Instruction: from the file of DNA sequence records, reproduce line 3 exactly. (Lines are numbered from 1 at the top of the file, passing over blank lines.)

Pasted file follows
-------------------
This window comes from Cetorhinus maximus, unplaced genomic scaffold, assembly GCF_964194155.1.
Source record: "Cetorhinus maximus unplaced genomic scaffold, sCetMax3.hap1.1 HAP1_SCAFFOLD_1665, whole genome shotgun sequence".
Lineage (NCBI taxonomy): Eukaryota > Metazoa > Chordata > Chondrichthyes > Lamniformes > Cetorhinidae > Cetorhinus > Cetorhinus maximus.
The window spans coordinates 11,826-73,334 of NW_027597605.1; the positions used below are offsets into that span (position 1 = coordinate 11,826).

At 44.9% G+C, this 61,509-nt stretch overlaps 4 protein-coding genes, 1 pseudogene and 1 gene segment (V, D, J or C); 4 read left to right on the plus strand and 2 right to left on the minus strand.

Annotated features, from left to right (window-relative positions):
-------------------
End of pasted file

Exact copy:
Lineage (NCBI taxonomy): Eukaryota > Metazoa > Chordata > Chondrichthyes > Lamniformes > Cetorhinidae > Cetorhinus > Cetorhinus maximus.